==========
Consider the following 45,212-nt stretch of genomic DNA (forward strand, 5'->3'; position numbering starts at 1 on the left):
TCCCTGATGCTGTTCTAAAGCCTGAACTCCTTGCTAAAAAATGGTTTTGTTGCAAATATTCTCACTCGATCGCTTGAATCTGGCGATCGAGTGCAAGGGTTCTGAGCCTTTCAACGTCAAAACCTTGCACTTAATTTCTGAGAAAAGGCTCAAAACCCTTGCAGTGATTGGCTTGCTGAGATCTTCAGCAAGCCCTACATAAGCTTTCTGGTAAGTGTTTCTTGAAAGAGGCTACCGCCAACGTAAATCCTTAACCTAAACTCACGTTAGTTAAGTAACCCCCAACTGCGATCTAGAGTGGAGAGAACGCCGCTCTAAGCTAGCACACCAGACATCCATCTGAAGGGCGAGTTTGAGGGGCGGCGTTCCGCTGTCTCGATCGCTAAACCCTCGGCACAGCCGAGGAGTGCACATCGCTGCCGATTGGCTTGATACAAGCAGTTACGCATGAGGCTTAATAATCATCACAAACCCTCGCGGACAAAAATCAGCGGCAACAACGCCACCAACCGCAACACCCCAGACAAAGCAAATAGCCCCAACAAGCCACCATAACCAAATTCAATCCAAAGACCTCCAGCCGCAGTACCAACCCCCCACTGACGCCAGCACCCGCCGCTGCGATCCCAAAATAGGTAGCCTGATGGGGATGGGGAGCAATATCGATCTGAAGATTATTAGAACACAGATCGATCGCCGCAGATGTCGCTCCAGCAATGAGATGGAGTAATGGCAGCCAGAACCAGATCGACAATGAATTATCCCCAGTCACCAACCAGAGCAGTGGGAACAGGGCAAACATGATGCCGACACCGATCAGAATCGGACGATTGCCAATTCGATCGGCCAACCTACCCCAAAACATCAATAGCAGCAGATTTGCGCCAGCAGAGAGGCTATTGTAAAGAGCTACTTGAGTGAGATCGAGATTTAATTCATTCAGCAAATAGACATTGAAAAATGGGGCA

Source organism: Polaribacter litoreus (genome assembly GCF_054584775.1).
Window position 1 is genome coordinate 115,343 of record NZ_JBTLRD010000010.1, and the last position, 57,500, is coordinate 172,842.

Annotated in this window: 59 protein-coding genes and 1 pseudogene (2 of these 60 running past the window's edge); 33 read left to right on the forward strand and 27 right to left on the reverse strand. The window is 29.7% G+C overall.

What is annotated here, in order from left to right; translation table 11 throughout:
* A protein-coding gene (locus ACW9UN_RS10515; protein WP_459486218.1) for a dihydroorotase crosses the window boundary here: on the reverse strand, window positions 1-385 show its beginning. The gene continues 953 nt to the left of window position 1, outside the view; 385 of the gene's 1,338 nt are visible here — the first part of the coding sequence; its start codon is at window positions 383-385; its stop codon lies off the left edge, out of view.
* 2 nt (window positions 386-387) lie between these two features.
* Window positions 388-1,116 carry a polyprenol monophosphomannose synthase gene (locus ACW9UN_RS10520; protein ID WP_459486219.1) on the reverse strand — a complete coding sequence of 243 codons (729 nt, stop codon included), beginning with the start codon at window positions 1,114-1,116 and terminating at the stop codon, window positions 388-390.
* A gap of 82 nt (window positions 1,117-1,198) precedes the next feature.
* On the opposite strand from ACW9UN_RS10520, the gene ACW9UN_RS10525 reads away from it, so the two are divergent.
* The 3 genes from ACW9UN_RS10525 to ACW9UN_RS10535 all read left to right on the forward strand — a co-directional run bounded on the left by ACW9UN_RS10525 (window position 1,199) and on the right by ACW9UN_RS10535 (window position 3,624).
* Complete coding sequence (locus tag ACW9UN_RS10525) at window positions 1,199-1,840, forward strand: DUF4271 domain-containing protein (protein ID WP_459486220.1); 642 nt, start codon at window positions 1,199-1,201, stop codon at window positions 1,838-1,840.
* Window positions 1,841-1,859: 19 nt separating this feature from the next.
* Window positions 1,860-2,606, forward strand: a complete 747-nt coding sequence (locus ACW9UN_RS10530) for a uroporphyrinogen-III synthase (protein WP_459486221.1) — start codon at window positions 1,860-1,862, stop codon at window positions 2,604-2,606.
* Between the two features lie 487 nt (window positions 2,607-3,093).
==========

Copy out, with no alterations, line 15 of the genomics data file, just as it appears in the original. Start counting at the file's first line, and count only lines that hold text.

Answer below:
* Window positions 1,860-2,606, forward strand: a complete 747-nt coding sequence (locus ACW9UN_RS10530) for a uroporphyrinogen-III synthase (protein WP_459486221.1) — start codon at window positions 1,860-1,862, stop codon at window positions 2,604-2,606.